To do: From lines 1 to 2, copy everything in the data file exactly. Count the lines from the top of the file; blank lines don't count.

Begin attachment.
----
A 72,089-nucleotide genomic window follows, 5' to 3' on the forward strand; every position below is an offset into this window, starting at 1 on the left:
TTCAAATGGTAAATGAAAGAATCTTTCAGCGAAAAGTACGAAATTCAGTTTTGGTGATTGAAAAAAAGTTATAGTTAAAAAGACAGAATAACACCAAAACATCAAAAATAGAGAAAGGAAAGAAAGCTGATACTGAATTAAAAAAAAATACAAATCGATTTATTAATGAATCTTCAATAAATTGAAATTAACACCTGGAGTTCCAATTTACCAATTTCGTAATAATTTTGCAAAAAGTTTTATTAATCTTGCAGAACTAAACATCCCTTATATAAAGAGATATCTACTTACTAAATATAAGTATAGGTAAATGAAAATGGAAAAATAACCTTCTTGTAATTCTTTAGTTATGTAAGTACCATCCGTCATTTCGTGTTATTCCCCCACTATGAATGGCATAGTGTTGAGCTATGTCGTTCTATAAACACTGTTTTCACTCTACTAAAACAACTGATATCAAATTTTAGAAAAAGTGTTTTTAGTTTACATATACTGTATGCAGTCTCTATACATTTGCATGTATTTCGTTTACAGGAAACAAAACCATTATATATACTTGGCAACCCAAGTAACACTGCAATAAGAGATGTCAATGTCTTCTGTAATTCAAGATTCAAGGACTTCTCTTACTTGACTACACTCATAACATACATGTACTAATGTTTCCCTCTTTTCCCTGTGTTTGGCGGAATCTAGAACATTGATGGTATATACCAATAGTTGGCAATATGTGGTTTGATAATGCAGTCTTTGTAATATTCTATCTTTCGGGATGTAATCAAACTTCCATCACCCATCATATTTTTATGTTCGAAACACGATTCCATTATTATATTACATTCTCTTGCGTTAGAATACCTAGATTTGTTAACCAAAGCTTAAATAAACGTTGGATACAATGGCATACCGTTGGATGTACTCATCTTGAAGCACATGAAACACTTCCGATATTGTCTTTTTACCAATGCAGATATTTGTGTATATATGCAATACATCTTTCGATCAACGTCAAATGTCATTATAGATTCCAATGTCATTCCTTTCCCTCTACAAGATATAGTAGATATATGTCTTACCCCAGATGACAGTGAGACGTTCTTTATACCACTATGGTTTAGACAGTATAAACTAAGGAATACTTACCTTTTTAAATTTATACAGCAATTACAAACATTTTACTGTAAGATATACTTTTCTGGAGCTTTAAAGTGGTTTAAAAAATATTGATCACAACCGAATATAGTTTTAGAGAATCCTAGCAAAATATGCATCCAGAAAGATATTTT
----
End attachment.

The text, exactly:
A 72,089-nucleotide genomic window follows, 5' to 3' on the forward strand; every position below is an offset into this window, starting at 1 on the left:
TTCAAATGGTAAATGAAAGAATCTTTCAGCGAAAAGTACGAAATTCAGTTTTGGTGATTGAAAAAAAGTTATAGTTAAAAAGACAGAATAACACCAAAACATCAAAAATAGAGAAAGGAAAGAAAGCTGATACTGAATTAAAAAAAAATACAAATCGATTTATTAATGAATCTTCAATAAATTGAAATTAACACCTGGAGTTCCAATTTACCAATTTCGTAATAATTTTGCAAAAAGTTTTATTAATCTTGCAGAACTAAACATCCCTTATATAAAGAGATATCTACTTACTAAATATAAGTATAGGTAAATGAAAATGGAAAAATAACCTTCTTGTAATTCTTTAGTTATGTAAGTACCATCCGTCATTTCGTGTTATTCCCCCACTATGAATGGCATAGTGTTGAGCTATGTCGTTCTATAAACACTGTTTTCACTCTACTAAAACAACTGATATCAAATTTTAGAAAAAGTGTTTTTAGTTTACATATACTGTATGCAGTCTCTATACATTTGCATGTATTTCGTTTACAGGAAACAAAACCATTATATATACTTGGCAACCCAAGTAACACTGCAATAAGAGATGTCAATGTCTTCTGTAATTCAAGATTCAAGGACTTCTCTTACTTGACTACACTCATAACATACATGTACTAATGTTTCCCTCTTTTCCCTGTGTTTGGCGGAATCTAGAACATTGATGGTATATACCAATAGTTGGCAATATGTGGTTTGATAATGCAGTCTTTGTAATATTCTATCTTTCGGGATGTAATCAAACTTCCATCACCCATCATATTTTTATGTTCGAAACACGATTCCATTATTATATTACATTCTCTTGCGTTAGAATACCTAGATTTGTTAACCAAAGCTTAAATAAACGTTGGATACAATGGCATACCGTTGGATGTACTCATCTTGAAGCACATGAAACACTTCCGATATTGTCTTTTTACCAATGCAGATATTTGTGTATATATGCAATACATCTTTCGATCAACGTCAAATGTCATTATAGATTCCAATGTCATTCCTTTCCCTCTACAAGATATAGTAGATATATGTCTTACCCCAGATGACAGTGAGACGTTCTTTATACCACTATGGTTTAGACAGTATAAACTAAGGAATACTTACCTTTTTAAATTTATACAGCAATTACAAACATTTTACTGTAAGATATACTTTTCTGGAGCTTTAAAGTGGTTTAAAAAATATTGATCACAACCGAATATAGTTTTAGAGAATCCTAGCAAAATATGCATCCAGAAAGATATTTT